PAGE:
Search


  • Categories


  • Archives

    « Home

    Germany Strengthens Data Protection Laws; Recommends Against Using Google’s Chrome Browser

    Recently, Germany’s Interior Minister Wolfgang Schaeuble announced that the country’s data protection laws would be strengthened. Schaeuble had called an emergency meeting of political and business leaders to discuss the issue after another privacy scandal broke out — this one concerning the ease of illegal purchasing of personal data online. The BBC reports: 

    A data protection office in Schleswig-Holstein, north Germany, said it had received CDs this month containing thousands of personal data items collected by a call centre, including bank account details, dates of birth and addresses.

    The head of the office, Thilo Weichert, told Germany’s Sueddeutsche Zeitung newspaper that up to 20 million pieces of data from people’s bank accounts had been sold on to third parties.

    “The sale of bank account data is just as illegal as unsolicited telephone marketing – so-called ‘cold calling’,” Mr Weichert said.

    At a press conference held after the emergency summit, Schaeuble told reporters the government planned to make it illegal for firms to share data without permission from the affected individual. Deutsche Welle reports:

    In future an individual’s “express consent” would be needed to pass information, [Schaeuble] said, explaining that a working group would draw up proposals on higher fines for data protection violations and tighter rules on the trade with personal and financial information.

    “There will be no quick shots but speedy consultations to get the law proposal ready before the end of the year,” Schaeuble said.

    More coverage is available here and here.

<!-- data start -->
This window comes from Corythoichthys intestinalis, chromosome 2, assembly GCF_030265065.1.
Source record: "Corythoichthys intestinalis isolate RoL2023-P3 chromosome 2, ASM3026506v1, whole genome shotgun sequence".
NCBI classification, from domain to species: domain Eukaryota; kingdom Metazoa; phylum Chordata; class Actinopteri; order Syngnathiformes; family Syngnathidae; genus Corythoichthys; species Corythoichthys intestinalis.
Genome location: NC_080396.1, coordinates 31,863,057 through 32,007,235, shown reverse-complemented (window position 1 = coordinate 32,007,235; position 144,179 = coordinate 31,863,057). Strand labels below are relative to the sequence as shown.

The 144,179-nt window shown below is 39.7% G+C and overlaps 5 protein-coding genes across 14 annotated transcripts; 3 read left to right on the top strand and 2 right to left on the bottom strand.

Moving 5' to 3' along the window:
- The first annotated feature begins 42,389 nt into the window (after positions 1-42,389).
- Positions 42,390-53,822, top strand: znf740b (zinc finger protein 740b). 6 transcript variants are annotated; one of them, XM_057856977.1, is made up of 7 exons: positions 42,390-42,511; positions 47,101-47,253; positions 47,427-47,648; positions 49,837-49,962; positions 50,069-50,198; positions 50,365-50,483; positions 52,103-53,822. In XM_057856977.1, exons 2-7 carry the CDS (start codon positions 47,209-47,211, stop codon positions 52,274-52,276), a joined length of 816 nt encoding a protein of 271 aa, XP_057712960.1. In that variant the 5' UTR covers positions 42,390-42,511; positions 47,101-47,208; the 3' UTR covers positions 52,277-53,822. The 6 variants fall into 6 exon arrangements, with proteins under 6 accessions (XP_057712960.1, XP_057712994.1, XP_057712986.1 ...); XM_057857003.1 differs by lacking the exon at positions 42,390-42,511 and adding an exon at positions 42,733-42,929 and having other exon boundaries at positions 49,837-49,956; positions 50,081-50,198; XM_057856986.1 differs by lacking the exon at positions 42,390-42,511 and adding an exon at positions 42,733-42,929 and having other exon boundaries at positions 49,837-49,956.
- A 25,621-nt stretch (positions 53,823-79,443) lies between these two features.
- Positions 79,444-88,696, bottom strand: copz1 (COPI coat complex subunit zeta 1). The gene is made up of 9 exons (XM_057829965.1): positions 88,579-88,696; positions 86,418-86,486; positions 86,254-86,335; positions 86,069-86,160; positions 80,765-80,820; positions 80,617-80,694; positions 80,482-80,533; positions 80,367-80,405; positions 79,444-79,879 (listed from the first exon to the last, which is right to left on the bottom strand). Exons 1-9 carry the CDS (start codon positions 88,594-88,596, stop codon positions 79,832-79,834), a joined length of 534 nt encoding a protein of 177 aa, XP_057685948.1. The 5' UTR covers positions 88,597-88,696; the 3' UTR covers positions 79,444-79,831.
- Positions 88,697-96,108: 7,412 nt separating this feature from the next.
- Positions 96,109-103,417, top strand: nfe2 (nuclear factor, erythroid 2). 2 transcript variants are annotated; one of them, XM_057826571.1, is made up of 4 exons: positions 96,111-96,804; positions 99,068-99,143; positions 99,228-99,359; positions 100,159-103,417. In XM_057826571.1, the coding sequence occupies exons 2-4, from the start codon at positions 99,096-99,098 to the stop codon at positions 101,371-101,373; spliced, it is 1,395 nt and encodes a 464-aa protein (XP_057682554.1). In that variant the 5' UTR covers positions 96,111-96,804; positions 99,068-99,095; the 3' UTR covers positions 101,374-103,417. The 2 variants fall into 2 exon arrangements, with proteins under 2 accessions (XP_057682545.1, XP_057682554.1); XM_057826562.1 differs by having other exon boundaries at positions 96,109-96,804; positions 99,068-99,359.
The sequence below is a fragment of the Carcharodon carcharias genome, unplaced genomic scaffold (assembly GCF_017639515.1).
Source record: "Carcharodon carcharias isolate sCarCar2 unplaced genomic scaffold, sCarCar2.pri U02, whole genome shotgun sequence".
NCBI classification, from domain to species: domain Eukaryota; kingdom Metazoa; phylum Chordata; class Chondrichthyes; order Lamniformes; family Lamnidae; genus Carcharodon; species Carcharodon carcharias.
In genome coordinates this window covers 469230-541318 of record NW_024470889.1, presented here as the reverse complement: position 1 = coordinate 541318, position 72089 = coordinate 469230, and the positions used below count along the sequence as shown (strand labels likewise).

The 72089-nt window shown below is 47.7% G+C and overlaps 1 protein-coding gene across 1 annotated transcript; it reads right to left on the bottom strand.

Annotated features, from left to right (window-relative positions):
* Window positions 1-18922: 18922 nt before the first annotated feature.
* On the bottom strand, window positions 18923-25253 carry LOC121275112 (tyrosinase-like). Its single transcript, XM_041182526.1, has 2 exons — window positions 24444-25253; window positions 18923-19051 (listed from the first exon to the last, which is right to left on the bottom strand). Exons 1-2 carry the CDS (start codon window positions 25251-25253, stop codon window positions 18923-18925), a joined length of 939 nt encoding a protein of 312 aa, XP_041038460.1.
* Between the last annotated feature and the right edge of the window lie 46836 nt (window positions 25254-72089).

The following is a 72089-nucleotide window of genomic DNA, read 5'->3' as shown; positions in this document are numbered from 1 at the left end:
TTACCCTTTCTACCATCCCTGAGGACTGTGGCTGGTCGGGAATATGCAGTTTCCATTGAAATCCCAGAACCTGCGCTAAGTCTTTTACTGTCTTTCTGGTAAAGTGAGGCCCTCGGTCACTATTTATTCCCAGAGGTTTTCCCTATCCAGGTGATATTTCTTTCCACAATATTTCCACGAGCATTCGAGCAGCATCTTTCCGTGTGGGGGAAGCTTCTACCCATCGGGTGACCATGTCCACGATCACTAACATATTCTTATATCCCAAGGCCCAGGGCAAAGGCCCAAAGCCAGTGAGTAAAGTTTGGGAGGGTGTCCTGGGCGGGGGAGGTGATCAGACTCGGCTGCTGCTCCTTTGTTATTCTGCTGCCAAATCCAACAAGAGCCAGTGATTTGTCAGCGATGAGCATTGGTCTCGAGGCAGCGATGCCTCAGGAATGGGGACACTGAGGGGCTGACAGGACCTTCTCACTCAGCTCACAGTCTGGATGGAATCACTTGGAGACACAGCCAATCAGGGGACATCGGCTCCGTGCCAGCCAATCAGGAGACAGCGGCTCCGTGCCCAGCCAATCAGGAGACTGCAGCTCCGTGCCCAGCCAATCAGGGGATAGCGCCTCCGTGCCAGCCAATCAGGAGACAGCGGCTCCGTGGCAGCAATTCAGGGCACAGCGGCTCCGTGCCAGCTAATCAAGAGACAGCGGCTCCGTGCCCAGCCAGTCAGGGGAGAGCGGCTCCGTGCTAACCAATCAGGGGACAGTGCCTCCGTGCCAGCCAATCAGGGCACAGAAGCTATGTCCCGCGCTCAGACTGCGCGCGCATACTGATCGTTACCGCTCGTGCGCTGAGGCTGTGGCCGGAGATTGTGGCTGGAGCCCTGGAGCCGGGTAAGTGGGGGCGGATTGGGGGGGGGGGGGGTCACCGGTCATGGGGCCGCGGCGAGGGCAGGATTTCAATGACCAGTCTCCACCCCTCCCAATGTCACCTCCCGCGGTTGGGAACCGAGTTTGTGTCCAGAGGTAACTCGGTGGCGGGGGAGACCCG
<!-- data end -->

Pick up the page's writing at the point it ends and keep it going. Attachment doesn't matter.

Also recently, Germany’s Federal Office for Information Security issued a recommendation that the public not use Google’s new Chrome browser, which was released in beta form. From the Washington Post coverage:

    Turns out the German IT experts conducted tests on the software and found “security gaps,” according to [a Federal Office for Information Security spokesman]. “If you are using this version for on-line banking, perhaps phishing attacks could be successful.”

    Moreover, he said, though beta versions are fine for testing, they generally should not be used for general purpose browsing.

    Deutsche Welle and the Associated Press have more coverage. Google’s Chrome has faced other privacy criticisms, as well. The company changed its browser’s data retention policies after an uproar accusing the Chrome browser of “essentially acting as a keylogger, potentially recording users’ every keystroke,” reports Computerworld.  

    2 Responses to “Germany Strengthens Data Protection Laws; Recommends Against Using Google’s Chrome Browser”

    1. Herzschrittmacher gehackt | Linux Datenschutz Politik Says:

      […] Germany Strengthens Data Protection Laws; Recommends Against Using … […]

    2. Andrej Holm - und was nun Herr Schäuble? | Linux Datenschutz Politik Says:

      […] Germany Strengthens Data Protection Laws; Recommends Against Using … […]

    Leave a Reply